Dr. Estell Williams helps Gjianni White understand how to maneuver forceps like those used in laparoscopic surgery during the “Doctor for a Day” workshop.
Dr. Estell Williams walked around the tables and watched as each “student doctor” took their first attempt at applying a row of stitches to their “patient.” She stopped in front of Marlisa Hall, 15.
“How are you doing?” she asked “Need some help?"
Williams, a UW second-year general surgery resident, was volunteering at a “Doctor for a Day” workshop hosted by the Africatown Center for Education & Innovation in south Seattle. The program is aimed at introducing minority middle and high school students to careers in medicine.
She knelt down and put her arm around Hall and helped guide her hand as she put a suture in the skin of the banana in front of her.
“I know this feels strange, but that was it!” Williams told Hall. “You’ll get stronger and better at it every time you do it.”
Estell Williams helps Marlisa Hall, 15, get the feel of suturing a wound as she practices on a banana at a “Doctor for a Day” workshop hosted by the Africatown Center for Education & Innovation in south Seattle.
Estell Williams helps Marlisa Hall, 15, get the feel of suturing a wound as she practices on a banana.
Hall looked up at Williams and smiled.
Williams always knew she wanted to be a doctor, but she never had a role model and didn’t know what that path looked like. The youngest of seven kids raised by a single father in East Oakland, she excelled in school, but those circumstances earned her the tags “at risk” and “disadvantaged.”
A program similar to the UW’s Careers in Healthcare Youth Outreach first enabled her to envision a future. In high school, Williams participated in the Stanford Medical Youth Science Program; program director Dr. Judith Ned became Williams’ mentor and helped guide her through the college application process.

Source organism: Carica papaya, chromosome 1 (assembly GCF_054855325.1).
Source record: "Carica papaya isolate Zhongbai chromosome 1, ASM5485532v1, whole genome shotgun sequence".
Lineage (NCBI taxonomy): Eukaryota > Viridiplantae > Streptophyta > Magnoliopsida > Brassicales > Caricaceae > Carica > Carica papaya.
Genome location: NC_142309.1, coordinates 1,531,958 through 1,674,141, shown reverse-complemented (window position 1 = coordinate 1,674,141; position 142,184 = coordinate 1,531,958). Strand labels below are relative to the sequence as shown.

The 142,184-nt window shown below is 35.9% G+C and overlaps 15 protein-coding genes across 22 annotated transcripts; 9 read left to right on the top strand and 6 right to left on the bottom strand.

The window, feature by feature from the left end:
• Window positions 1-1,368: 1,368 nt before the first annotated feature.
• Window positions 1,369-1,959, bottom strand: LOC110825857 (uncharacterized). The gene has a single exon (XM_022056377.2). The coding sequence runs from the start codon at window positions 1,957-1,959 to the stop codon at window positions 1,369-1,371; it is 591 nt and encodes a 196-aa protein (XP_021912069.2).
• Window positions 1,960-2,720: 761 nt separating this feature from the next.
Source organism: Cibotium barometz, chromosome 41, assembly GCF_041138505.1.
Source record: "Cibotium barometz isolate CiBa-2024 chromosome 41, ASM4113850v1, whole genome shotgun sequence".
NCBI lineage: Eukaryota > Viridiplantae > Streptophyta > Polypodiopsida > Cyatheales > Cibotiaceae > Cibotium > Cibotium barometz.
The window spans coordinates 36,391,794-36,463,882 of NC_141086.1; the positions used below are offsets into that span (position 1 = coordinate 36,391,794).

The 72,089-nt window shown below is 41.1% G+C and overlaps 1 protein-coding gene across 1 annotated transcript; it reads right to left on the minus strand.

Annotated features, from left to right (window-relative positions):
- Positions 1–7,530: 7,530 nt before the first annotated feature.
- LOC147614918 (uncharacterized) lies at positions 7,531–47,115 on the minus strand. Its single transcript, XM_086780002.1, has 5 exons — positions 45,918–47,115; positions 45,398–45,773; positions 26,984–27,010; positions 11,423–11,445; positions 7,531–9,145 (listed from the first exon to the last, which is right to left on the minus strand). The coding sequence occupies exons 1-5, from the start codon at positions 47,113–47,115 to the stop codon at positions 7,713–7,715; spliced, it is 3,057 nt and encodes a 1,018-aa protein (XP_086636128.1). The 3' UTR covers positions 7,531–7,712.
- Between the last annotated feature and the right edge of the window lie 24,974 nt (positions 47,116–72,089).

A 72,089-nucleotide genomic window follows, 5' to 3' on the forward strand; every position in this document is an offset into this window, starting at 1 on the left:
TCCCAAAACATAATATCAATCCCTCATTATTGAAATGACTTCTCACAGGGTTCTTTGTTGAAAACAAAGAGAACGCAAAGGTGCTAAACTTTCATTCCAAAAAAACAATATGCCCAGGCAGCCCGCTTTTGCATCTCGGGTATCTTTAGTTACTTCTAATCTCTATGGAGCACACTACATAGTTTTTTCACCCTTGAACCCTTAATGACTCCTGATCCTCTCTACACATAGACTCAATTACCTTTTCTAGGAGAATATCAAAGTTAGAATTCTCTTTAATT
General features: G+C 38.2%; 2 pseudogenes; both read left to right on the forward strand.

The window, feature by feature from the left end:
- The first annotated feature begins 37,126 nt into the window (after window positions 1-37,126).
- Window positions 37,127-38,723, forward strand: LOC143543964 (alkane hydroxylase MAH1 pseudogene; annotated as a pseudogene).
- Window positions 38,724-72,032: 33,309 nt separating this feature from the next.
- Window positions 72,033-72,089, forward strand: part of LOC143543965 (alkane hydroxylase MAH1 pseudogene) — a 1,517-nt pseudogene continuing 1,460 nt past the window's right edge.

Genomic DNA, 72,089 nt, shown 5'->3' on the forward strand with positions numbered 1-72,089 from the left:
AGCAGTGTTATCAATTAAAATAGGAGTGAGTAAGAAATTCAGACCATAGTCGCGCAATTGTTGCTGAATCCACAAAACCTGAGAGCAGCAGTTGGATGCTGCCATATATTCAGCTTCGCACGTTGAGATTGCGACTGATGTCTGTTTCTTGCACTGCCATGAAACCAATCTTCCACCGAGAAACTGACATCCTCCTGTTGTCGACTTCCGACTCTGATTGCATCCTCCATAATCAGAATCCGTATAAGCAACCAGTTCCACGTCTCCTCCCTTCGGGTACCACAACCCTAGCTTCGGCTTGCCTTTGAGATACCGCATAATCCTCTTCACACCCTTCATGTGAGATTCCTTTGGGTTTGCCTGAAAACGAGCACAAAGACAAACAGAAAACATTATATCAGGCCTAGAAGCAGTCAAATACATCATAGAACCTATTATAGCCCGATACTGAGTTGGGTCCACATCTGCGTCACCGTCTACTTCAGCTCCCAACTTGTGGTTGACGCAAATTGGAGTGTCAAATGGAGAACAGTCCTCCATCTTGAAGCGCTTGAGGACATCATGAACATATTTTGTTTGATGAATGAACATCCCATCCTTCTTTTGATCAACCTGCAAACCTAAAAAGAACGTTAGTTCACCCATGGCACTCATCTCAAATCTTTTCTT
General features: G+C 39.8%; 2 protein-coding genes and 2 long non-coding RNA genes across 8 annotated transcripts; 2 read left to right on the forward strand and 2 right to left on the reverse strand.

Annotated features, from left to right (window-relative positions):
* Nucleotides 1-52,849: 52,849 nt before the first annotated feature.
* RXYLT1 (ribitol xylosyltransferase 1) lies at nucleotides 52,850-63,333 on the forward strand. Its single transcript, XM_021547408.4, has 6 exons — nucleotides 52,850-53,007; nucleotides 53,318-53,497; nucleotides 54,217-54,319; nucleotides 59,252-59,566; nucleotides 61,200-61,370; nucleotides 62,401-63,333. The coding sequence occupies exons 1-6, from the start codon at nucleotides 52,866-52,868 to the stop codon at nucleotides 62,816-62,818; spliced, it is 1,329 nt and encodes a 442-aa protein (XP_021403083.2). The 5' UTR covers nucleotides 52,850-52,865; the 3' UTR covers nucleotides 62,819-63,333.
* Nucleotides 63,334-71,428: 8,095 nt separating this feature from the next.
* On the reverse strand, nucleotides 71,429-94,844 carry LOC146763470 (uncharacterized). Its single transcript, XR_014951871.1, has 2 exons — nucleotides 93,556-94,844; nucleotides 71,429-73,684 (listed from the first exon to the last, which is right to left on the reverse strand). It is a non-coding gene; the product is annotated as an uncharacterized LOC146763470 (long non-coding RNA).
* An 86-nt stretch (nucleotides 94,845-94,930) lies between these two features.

Even with help, the path to a medical degree was not easy. Hurricane Katrina interrupted her studies at Xavier University in New Orleans. She finished her undergraduate degree at San Francisco University while working full time to pay for tuition that was more than twice the cost of Xavier.
UW was one of the last schools she interviewed at for medical school. Though the interview was successful, Williams worried about the lack of diversity on campus.
“I left the interview thinking, ‘It’s a great school, but I don’t know if I fit in here.’ Then I received an invitation from the Office of Multicultural Affairs for a second look. That was a game-changer,” she said.
That day she met some future classmates. “It felt like home. There were black, white, Filipino students, all like-minded individuals. They were and they still are the most amazing people,” she said.
William committed to the University of Washington and immediately started paying it forward. She volunteered with the Student National Medical Association, Alliance for Equal Representation in Medicine, and the Summer Medical and Dental Education program -- all groups aiming to help provide opportunities and exposure to medical careers to underrepresented students.
“When I think of diversity, I think in broad terms. However, I do think it’s important for kids to see someone who looks like them,” Williams said. “Things have to be more tangible for them. As you get older, you realize it’s a lot more complex than that. I still remember being star-struck when I first saw those individuals and thinking ‘That can be me.’ ”
Paramedic student Evan O'Connor, right, establishes an IV in a patient's neck as Estelle Williams and attending physician Cappi Lay discuss the patient's condition in Harborview's Emergency Department.
Paramedic student Evan O'Connor, right, establishes an IV in a patient's neck as Estelle Williams and attending physician Cappi Lang discuss the patient's condition in the Emergency Department.
Anita Koyier-Mwamba agreed. She is the mother of 12-year-old Ndalo Mwamba who attended the “Doctor for a Day” event and who dreams of being an obstetrician.
“This is a huge thing,” Koyier-Mwamba said. “My child gets to experience what it feels like to be a doctor and she is being taught by people who look like her. This is a very powerful narrative.”
This is why Williams keeps volunteering, even with her busy, frequently changing rotation schedule.
“It gives me a recharge, gives me purpose,” she said. “It’s probably just because I remember that feeling of having people invest time in me and how great that felt.”
As students waited their turn to try the laparoscopic trainer, Williams engaged them in conversation. Shailah Fakhri, 15, said she wants to be a neurosurgeon; another expressed interest in general surgery. Each received encouraging words and a high five from Williams.
At the end of the day, as the students gathered to review what they had learned and hear about different medical career options, Williams spoke about what steps they should take now to achieve those goals.
“Never be afraid to ask,” she said. “You are never a bother. You have to ask if you want the opportunity. Even if someone tells you no, keep asking. Just keep asking.”